Just when you thought a website like Etsy was fulfilling in satisfying your every desire to buy unique and handmade, Foodzie, a food marketplace shows up and tantalizes us with their “artisan producers and growers.”
Foodzie co-founders Rob LaFave, Nik Bauman and Emily Olson (twentysomethings all) started the online farmers market to connect farmers and food artisans from all over the country. Now, with over 35 producers (“and more in the pipeline,” says Olson), Foodzie can say their success in being the middleman is also to our benefit – allowing us access to homemade California cheeses, stone ground, organic chocolate from Massachusetts, and gluten free popcorn from Boulder, Colorado.
Single malt scotch bar by BonBonBar
Eager entrepreneurs with little capital to start a full-throttled retail or online business but wanting exposure to town lines far from their own see the impression Foodzie is having on the artisan and organic marketplace. Not only has Foodzie aggregated them on their site proper but has lent credibility and exposure to each where once they swam the internet sea without distinction.
We caught up with co-founder Emily Olson for some background on how it all got started.
I was working for a specialty food retailer as a brand manager working directly with the buyers. We had small food producers sending in samples everyday, trying to get their products on our shelves, but there were so many hoops they had to jump through to make it into the store. In a retail setting, there is limited shelf space and at the end of the day, everyone can’t make it onto the shelves. I was discovering some amazing products from small producers and realized that they just needed a better way to connect with all the foodies out there who are looking for high quality, unique and delicious products. So Foodzie was created to bring the two together.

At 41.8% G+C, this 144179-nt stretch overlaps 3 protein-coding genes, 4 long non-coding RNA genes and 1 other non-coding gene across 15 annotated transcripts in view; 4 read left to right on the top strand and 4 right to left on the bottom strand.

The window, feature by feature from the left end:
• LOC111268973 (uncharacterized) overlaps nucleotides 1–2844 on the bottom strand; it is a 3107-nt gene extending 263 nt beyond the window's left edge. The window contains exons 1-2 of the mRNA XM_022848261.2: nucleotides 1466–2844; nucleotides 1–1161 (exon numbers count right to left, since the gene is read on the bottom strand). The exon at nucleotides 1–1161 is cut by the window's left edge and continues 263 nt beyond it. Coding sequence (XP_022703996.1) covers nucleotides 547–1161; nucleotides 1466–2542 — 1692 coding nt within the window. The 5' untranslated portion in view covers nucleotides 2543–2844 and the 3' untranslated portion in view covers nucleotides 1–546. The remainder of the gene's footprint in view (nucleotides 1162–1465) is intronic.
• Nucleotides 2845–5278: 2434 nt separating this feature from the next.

We travel to about 4-5 shows per year. We tend to spend more of our time at farmers markets than food shows, simply because they are a better place to find the kind of producers we are looking for. Our criteria is listed at Foodzie.
For us it’s about creating a whole different experience when it comes to buying food online. We love the stories behind our producers and from the beginning we’ve wanted Foodzie to be about their stories and their products and allow customers to connect with them. We’ve designed the site to really showcase how special each of their products are. This market of small producers is also very fragmented and I think our customers are excited to find a community where they can discover new products all in one place.
Whatever we’re excited about that particular day.
Not anytime soon. It’s amazing, once we started looking into this market, we realized how many small producers there are selling at farmers markets and small, independent grocery stores whom most people have never heard of.
They seem really excited about the opportunity, not only to get their name out there but to be a part of a community that’s devoted to supporting producers like themselves. Most of them understand the importance of being online, but they just don’t have the time to focus on their own site and they lack marketing people to it. They are each really passionate about making their cookies, truffles or olive oil and that’s where they want to spend their time. They welcome the idea of letting us help them with their online business.
I’ve been seeking out the best granola for a long time and I never really felt like I had found “the one.” My sister introduced me to Cherry Chocolate Macadamia Nut Granola from Michele’s Granola in Baltimore, MD and I have been obsessed ever since. It has a light crispy texture that’s perfect with milk or just scooped up and munched on by the handful. Absolutely the best.
Shown at top: Brown sugar pecan shortbread cookie mix by The Lazy Baker.